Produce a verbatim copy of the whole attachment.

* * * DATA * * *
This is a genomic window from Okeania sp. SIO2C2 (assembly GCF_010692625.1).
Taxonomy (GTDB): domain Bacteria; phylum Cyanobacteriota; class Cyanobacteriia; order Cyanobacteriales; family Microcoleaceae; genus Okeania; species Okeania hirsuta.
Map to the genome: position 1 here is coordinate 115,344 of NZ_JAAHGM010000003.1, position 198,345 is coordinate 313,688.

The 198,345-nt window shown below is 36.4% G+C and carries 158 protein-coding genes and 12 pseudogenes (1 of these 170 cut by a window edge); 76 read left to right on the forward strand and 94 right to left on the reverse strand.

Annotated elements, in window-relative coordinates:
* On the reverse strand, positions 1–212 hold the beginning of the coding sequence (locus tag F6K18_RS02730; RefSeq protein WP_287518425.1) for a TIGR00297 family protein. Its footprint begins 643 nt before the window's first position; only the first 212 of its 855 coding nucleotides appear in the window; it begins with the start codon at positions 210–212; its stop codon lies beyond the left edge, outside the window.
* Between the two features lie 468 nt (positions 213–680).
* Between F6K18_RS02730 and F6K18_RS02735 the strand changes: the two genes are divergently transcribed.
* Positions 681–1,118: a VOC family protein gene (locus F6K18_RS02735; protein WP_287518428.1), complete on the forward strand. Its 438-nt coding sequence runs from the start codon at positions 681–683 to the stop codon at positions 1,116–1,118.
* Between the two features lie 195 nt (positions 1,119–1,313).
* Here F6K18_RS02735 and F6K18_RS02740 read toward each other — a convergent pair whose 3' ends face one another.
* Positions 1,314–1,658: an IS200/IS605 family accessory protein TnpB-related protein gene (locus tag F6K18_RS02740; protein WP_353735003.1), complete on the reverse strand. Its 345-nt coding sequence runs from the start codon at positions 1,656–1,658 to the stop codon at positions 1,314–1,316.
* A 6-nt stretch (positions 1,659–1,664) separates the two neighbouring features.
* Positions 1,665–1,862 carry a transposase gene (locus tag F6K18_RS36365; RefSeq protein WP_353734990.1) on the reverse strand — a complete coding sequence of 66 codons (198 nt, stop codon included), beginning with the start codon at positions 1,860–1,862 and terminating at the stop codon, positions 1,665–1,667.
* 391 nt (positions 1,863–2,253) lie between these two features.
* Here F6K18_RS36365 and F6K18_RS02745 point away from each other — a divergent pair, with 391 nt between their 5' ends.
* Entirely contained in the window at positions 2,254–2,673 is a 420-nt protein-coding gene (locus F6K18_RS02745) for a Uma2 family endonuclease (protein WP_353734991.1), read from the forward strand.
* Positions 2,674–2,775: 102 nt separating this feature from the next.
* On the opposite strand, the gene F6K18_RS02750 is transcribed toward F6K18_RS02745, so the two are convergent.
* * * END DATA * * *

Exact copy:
This is a genomic window from Okeania sp. SIO2C2 (assembly GCF_010692625.1).
Taxonomy (GTDB): domain Bacteria; phylum Cyanobacteriota; class Cyanobacteriia; order Cyanobacteriales; family Microcoleaceae; genus Okeania; species Okeania hirsuta.
Map to the genome: position 1 here is coordinate 115,344 of NZ_JAAHGM010000003.1, position 198,345 is coordinate 313,688.

The 198,345-nt window shown below is 36.4% G+C and carries 158 protein-coding genes and 12 pseudogenes (1 of these 170 cut by a window edge); 76 read left to right on the forward strand and 94 right to left on the reverse strand.

Annotated elements, in window-relative coordinates:
* On the reverse strand, positions 1–212 hold the beginning of the coding sequence (locus tag F6K18_RS02730; RefSeq protein WP_287518425.1) for a TIGR00297 family protein. Its footprint begins 643 nt before the window's first position; only the first 212 of its 855 coding nucleotides appear in the window; it begins with the start codon at positions 210–212; its stop codon lies beyond the left edge, outside the window.
* Between the two features lie 468 nt (positions 213–680).
* Between F6K18_RS02730 and F6K18_RS02735 the strand changes: the two genes are divergently transcribed.
* Positions 681–1,118: a VOC family protein gene (locus F6K18_RS02735; protein WP_287518428.1), complete on the forward strand. Its 438-nt coding sequence runs from the start codon at positions 681–683 to the stop codon at positions 1,116–1,118.
* Between the two features lie 195 nt (positions 1,119–1,313).
* Here F6K18_RS02735 and F6K18_RS02740 read toward each other — a convergent pair whose 3' ends face one another.
* Positions 1,314–1,658: an IS200/IS605 family accessory protein TnpB-related protein gene (locus tag F6K18_RS02740; protein WP_353735003.1), complete on the reverse strand. Its 345-nt coding sequence runs from the start codon at positions 1,656–1,658 to the stop codon at positions 1,314–1,316.
* A 6-nt stretch (positions 1,659–1,664) separates the two neighbouring features.
* Positions 1,665–1,862 carry a transposase gene (locus tag F6K18_RS36365; RefSeq protein WP_353734990.1) on the reverse strand — a complete coding sequence of 66 codons (198 nt, stop codon included), beginning with the start codon at positions 1,860–1,862 and terminating at the stop codon, positions 1,665–1,667.
* 391 nt (positions 1,863–2,253) lie between these two features.
* Here F6K18_RS36365 and F6K18_RS02745 point away from each other — a divergent pair, with 391 nt between their 5' ends.
* Entirely contained in the window at positions 2,254–2,673 is a 420-nt protein-coding gene (locus F6K18_RS02745) for a Uma2 family endonuclease (protein WP_353734991.1), read from the forward strand.
* Positions 2,674–2,775: 102 nt separating this feature from the next.
* On the opposite strand, the gene F6K18_RS02750 is transcribed toward F6K18_RS02745, so the two are convergent.